Over the course of 2021, we saw substantial changes to the real estate market. The low supply of homes for sale coupled with pent-up demand made buying a home a daunting task not only for the home buyer but for sellers as well. One out of every two homes sold for over asking price and in most cases with multiple offers. We found that many home buyers were losing out on multiple properties and in some cases they would get so discouraged that they decided to quit and leave the housing market all together.
As you can see, there has been a drastic increase in property tax revenue over the last 5 years. In fact, that revenue stream has far out paced the other areas of revenue as demonstrated in the graph. This graph shows the real story of our local tax increase which has been $20,000,000 of increased revenue over 5 years
Last March, many involved in the residential housing industry feared the market would be crushed under the pressure of a once-in-a-lifetime pandemic. Instead, real estate had one of its best years ever. Home sales and prices were both up substantially over the year before. 2020 was so strong that many now fear the market’s exuberance mirrors that of the last housing boom and,
Many people in my industry have been experiencing something that isn’t necessarily new but seems to be getting folks a little more riled up than it used too. I am referring to stress from the mortgage process. Part of our job as realtors is to make things go as smoothly as possible, but there are some parts of a transaction that we can’t control. And one of those parts is the LOAN UNDERWRITING!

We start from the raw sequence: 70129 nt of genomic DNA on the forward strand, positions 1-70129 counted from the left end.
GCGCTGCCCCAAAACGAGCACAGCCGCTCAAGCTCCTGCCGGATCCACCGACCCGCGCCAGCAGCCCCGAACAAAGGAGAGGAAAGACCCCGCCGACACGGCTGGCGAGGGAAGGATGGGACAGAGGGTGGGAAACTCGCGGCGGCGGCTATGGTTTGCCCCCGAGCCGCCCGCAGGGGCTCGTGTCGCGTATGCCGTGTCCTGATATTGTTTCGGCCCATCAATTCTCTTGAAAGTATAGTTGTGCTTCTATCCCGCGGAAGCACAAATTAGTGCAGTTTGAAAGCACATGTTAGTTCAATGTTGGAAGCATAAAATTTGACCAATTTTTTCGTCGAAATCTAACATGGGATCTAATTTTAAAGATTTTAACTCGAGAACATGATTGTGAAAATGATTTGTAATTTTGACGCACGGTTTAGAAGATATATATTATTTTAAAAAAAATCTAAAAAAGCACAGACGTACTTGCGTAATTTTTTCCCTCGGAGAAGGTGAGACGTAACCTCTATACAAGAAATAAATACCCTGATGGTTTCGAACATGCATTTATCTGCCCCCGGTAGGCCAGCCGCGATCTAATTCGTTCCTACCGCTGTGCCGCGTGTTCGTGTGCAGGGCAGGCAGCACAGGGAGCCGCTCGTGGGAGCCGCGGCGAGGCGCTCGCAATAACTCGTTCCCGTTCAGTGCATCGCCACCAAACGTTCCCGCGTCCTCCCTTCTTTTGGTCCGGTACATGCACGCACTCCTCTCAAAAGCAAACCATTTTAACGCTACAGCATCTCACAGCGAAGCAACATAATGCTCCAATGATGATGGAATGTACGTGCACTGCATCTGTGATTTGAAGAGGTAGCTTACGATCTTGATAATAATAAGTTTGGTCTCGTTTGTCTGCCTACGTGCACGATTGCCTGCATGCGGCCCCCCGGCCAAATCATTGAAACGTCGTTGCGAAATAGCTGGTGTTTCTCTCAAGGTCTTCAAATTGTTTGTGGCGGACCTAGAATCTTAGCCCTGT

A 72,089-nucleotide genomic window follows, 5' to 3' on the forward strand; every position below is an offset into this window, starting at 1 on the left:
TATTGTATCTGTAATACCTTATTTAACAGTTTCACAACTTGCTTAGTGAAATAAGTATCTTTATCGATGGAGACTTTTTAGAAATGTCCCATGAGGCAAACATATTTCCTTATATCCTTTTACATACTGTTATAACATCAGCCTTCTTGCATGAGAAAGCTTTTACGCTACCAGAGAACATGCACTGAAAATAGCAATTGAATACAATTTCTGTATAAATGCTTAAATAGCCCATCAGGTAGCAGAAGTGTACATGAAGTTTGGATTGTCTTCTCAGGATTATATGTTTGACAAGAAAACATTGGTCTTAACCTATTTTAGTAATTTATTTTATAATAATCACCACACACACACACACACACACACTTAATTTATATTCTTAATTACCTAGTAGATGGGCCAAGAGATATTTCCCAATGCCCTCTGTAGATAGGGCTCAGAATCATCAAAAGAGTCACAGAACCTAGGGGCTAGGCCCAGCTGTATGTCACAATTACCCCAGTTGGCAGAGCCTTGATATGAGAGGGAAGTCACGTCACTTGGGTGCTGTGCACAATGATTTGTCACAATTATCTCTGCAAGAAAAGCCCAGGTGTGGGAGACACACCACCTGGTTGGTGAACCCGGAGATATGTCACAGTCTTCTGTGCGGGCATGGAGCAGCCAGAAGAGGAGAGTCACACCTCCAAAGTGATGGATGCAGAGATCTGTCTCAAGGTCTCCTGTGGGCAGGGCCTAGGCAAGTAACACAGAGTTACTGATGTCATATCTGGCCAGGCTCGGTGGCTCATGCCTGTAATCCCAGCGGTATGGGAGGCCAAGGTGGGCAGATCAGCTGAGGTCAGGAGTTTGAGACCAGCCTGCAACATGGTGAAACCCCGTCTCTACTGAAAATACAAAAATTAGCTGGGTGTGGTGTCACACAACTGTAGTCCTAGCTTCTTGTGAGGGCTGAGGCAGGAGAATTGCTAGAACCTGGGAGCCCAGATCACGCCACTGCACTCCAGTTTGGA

Home values appreciated by about ten percent in 2020, and they’re forecast to appreciate by about five percent this year. This has some voicing concern that we may be in another housing bubble like the one we experienced a little over a decade ago. Here are three reasons why this market is totally different.
As the economy recovers from this year’s health crisis, the housing market is playing a leading role in the turnaround. It’s safe to say that what we call “home” is taking on a new meaning, causing many of us to consider buying or selling sooner rather than later. Housing, therefore, has thrived in an otherwise down year.
Why Foreclosures Won’t Crush the Housing Market Next Year With the strength of the current housing market growing every day and more Americans returning to work, a faster-than-expected recovery in the housing sector is already well underway. Regardless, many are still asking the question: will we see a wave of foreclosures as a result of the current crisis? Thankfully, research shows … Read More